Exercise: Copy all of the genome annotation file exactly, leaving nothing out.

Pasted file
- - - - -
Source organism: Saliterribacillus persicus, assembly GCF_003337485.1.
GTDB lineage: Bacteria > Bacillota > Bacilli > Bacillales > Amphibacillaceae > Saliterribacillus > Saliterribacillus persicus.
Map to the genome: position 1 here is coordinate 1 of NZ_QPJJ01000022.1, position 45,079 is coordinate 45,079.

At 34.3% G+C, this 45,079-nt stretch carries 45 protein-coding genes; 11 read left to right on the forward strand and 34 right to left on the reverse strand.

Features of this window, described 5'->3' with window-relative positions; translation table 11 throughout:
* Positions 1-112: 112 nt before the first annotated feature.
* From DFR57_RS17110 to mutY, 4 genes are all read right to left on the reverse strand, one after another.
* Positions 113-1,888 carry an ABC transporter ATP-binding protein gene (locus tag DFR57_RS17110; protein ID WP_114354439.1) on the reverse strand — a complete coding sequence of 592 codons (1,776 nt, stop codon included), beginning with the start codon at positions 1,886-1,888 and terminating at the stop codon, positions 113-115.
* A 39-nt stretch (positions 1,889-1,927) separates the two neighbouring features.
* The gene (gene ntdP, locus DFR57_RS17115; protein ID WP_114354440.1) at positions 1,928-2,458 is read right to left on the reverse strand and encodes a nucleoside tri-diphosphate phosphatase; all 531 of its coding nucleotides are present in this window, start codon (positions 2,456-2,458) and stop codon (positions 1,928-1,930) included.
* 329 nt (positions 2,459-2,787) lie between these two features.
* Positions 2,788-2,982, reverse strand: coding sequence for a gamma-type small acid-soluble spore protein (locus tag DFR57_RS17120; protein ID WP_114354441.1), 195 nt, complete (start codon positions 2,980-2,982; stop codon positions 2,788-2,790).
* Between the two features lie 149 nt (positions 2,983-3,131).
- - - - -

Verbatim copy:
Source organism: Saliterribacillus persicus, assembly GCF_003337485.1.
GTDB lineage: Bacteria > Bacillota > Bacilli > Bacillales > Amphibacillaceae > Saliterribacillus > Saliterribacillus persicus.
Map to the genome: position 1 here is coordinate 1 of NZ_QPJJ01000022.1, position 45,079 is coordinate 45,079.

At 34.3% G+C, this 45,079-nt stretch carries 45 protein-coding genes; 11 read left to right on the forward strand and 34 right to left on the reverse strand.

Features of this window, described 5'->3' with window-relative positions; translation table 11 throughout:
* Positions 1-112: 112 nt before the first annotated feature.
* From DFR57_RS17110 to mutY, 4 genes are all read right to left on the reverse strand, one after another.
* Positions 113-1,888 carry an ABC transporter ATP-binding protein gene (locus tag DFR57_RS17110; protein ID WP_114354439.1) on the reverse strand — a complete coding sequence of 592 codons (1,776 nt, stop codon included), beginning with the start codon at positions 1,886-1,888 and terminating at the stop codon, positions 113-115.
* A 39-nt stretch (positions 1,889-1,927) separates the two neighbouring features.
* The gene (gene ntdP, locus DFR57_RS17115; protein ID WP_114354440.1) at positions 1,928-2,458 is read right to left on the reverse strand and encodes a nucleoside tri-diphosphate phosphatase; all 531 of its coding nucleotides are present in this window, start codon (positions 2,456-2,458) and stop codon (positions 1,928-1,930) included.
* 329 nt (positions 2,459-2,787) lie between these two features.
* Positions 2,788-2,982, reverse strand: coding sequence for a gamma-type small acid-soluble spore protein (locus tag DFR57_RS17120; protein ID WP_114354441.1), 195 nt, complete (start codon positions 2,980-2,982; stop codon positions 2,788-2,790).
* Between the two features lie 149 nt (positions 2,983-3,131).